Improving girls' body satisfaction and well-being through social media literacy
Body dissatisfaction in adolescent girls can lead to serious negative consequences including depressive symptoms and low self-esteem and eating disorders. Consequently, classroom based prevention interventions have been developed.
Interventions target sociocultural risk factors for body dissatisfaction. These include peer-related factors (e.g., appearance comparison) and media-related factors (e.g., internalisation of media appearance ideals). Exposure to the thin ideal media, including on the internet, increases body dissatisfaction.
Prevention interventions that use a media literacy approach to counter the effect of media exposure by reducing the tendency to engage in appearance comparisons and internalisation of media ideals have been found to be effective. We are taking this research to the next step, using media approaches to prevention to focus on social media. Recent research indicates that time spent on social media, rather than internet use in general, is associated with body dissatisfaction. Furthermore, Facebook users have been found to have significantly higher body dissatisfaction than non-users. Clearly, social media is an important target for prevention.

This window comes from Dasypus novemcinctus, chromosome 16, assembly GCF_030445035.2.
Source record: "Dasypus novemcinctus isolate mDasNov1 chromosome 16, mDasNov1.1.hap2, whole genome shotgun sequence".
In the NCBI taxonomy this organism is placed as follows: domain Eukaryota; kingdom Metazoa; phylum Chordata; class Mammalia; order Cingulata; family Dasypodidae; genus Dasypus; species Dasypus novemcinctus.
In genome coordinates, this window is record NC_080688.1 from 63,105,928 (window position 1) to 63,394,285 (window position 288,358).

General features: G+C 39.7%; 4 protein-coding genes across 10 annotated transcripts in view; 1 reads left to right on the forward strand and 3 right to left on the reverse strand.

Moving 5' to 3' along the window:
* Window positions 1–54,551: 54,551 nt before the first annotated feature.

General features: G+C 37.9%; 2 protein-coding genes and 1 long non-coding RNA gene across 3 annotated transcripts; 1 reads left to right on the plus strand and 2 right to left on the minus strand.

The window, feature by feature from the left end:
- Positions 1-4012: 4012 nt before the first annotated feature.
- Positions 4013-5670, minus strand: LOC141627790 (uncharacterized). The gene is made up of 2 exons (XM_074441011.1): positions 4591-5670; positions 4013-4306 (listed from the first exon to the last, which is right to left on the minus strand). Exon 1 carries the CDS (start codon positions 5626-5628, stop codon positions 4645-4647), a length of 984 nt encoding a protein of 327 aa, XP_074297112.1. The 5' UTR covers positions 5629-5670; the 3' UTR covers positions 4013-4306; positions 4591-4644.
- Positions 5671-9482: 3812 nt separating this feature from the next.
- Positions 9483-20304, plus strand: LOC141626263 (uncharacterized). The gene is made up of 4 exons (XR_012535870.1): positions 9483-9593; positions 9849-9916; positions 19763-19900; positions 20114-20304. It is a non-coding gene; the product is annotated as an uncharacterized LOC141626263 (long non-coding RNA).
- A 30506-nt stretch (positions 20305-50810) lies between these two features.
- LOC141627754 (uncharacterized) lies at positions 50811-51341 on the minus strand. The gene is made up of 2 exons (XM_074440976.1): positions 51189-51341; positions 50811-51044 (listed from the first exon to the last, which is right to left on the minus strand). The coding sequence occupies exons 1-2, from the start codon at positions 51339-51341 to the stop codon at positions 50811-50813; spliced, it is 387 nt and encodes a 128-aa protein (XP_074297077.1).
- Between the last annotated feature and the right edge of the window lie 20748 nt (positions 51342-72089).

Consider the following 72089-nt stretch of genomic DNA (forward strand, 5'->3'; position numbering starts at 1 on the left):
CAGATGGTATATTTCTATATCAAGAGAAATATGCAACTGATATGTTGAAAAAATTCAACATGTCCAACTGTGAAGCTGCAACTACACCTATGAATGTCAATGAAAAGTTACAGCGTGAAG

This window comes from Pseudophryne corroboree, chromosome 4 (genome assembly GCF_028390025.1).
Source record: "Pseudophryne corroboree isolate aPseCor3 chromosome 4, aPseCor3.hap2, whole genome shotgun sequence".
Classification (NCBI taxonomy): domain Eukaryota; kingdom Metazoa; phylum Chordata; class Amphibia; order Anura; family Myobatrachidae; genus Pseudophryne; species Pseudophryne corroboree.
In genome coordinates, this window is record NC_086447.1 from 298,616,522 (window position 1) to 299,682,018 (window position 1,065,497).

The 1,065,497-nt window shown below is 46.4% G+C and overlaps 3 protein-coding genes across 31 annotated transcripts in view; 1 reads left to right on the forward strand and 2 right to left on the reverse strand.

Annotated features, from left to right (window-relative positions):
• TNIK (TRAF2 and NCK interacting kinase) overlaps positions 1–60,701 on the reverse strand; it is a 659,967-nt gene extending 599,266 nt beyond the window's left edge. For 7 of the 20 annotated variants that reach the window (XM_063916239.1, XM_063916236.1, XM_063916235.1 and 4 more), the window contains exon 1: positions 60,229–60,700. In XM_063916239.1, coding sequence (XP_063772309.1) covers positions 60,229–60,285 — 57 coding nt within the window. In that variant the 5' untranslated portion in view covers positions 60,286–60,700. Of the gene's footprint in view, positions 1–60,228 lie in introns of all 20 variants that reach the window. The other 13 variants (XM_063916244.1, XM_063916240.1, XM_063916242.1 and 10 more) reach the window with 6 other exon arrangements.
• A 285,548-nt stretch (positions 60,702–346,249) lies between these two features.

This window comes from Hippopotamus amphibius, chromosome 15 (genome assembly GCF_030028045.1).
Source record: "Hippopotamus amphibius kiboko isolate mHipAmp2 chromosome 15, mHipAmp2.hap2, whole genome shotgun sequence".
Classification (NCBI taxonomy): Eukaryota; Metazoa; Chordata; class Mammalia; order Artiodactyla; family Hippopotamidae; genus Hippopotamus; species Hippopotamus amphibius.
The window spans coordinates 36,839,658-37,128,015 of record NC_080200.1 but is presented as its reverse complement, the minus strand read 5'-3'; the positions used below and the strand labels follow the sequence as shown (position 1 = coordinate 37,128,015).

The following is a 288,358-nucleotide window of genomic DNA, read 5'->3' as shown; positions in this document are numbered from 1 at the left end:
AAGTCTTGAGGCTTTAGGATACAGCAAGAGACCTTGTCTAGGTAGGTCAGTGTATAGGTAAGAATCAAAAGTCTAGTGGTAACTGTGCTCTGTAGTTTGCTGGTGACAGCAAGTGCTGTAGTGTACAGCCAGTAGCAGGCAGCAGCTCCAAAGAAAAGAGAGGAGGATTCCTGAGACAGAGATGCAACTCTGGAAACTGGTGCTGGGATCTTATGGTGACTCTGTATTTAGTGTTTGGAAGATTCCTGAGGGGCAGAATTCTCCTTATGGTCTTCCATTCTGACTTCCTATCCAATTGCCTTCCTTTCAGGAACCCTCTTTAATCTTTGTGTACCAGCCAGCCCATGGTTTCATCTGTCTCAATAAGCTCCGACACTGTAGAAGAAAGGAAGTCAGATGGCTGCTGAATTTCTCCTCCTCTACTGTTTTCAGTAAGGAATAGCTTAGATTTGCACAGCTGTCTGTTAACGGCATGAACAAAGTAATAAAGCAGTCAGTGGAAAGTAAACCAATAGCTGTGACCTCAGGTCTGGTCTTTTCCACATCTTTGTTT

Our project develops and evaluates a social media prevention intervention for body dissatisfaction for young adolescent girls. This intervention will use a media literacy approach; change in body dissatisfaction following the intervention and the media literacy processes that are related to mental health outcomes for participants are being evaluated.
The project will significantly improve research in this area by evaluating change in media literacy, and whether this change mediates outcomes.
For more information about this project please contact Professor Susan Paxton.